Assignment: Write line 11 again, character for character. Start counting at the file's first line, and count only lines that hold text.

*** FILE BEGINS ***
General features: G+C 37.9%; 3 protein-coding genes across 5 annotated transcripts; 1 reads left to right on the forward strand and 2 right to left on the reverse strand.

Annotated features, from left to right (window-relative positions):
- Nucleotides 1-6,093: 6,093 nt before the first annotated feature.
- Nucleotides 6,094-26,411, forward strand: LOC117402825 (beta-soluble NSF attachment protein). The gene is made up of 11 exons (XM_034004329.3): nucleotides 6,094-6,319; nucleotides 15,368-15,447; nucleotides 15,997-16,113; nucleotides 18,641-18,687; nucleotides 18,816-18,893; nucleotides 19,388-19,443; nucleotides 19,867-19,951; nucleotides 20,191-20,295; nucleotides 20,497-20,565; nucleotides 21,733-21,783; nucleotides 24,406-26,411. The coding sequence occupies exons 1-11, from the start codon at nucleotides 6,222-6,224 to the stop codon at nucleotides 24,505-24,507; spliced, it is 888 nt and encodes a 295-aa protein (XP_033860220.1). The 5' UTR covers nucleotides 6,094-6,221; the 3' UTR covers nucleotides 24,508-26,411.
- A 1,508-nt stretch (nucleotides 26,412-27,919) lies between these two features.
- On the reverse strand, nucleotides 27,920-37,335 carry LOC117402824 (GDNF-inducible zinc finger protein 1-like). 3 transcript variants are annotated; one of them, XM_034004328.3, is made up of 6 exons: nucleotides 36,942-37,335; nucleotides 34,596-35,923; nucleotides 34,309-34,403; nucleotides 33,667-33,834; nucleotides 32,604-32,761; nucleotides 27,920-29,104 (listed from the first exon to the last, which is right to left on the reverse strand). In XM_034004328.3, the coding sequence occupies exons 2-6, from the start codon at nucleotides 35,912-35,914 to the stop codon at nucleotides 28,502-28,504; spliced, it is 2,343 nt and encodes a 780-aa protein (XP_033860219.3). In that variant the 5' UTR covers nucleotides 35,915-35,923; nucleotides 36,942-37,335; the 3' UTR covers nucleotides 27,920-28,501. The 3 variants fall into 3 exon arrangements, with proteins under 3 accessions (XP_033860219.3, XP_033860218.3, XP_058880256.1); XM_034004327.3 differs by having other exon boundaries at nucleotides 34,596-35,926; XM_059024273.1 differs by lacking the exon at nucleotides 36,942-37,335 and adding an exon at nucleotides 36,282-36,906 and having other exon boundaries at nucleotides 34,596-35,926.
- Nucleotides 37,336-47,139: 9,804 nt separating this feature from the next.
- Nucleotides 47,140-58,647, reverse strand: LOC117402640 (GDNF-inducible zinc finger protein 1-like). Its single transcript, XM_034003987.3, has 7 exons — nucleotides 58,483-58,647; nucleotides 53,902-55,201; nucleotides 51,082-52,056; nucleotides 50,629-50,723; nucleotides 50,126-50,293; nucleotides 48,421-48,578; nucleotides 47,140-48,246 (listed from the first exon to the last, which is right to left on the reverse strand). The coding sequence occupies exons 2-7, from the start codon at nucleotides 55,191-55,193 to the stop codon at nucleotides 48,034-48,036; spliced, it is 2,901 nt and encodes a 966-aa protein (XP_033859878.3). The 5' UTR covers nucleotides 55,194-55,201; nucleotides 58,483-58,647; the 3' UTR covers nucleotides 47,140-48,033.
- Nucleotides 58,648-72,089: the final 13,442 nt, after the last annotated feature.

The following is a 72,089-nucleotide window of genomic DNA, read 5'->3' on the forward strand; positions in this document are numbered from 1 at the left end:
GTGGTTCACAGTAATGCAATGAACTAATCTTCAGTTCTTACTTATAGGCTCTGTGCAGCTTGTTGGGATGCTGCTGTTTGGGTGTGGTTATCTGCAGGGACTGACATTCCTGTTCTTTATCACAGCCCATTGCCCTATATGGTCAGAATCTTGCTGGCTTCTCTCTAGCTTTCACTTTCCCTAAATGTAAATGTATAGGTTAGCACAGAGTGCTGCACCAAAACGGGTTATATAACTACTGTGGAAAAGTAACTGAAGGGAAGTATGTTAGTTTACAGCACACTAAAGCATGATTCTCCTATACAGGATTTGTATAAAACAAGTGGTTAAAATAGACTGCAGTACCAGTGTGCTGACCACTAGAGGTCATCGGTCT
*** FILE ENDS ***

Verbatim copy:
GTGGTTCACAGTAATGCAATGAACTAATCTTCAGTTCTTACTTATAGGCTCTGTGCAGCTTGTTGGGATGCTGCTGTTTGGGTGTGGTTATCTGCAGGGACTGACATTCCTGTTCTTTATCACAGCCCATTGCCCTATATGGTCAGAATCTTGCTGGCTTCTCTCTAGCTTTCACTTTCCCTAAATGTAAATGTATAGGTTAGCACAGAGTGCTGCACCAAAACGGGTTATATAACTACTGTGGAAAAGTAACTGAAGGGAAGTATGTTAGTTTACAGCACACTAAAGCATGATTCTCCTATACAGGATTTGTATAAAACAAGTGGTTAAAATAGACTGCAGTACCAGTGTGCTGACCACTAGAGGTCATCGGTCT